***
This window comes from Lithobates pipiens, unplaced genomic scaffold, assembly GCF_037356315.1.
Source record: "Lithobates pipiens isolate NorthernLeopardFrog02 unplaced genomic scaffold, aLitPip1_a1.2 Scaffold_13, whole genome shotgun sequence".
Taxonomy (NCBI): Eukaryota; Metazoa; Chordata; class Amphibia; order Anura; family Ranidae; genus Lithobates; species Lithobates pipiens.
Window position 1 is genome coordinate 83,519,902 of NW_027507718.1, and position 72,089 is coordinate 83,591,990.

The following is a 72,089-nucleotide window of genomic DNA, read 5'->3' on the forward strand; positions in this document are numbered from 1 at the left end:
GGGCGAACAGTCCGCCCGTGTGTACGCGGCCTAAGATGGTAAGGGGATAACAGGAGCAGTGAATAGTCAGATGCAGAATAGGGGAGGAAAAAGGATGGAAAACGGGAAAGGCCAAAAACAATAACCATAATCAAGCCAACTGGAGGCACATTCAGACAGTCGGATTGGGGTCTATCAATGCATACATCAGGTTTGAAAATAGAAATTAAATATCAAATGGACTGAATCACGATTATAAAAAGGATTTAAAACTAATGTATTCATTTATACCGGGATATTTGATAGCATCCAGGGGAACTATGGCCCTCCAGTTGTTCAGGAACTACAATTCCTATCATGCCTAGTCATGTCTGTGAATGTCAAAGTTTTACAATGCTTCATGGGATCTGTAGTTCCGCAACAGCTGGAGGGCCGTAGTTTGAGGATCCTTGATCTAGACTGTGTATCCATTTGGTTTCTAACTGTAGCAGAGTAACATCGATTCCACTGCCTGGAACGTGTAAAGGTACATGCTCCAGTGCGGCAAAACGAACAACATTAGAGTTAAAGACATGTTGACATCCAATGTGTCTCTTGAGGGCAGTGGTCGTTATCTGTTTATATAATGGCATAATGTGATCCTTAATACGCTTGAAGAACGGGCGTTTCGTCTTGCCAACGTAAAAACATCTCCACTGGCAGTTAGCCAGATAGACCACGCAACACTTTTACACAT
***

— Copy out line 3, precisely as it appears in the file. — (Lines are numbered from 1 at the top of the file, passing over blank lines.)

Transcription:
Taxonomy (NCBI): Eukaryota; Metazoa; Chordata; class Amphibia; order Anura; family Ranidae; genus Lithobates; species Lithobates pipiens.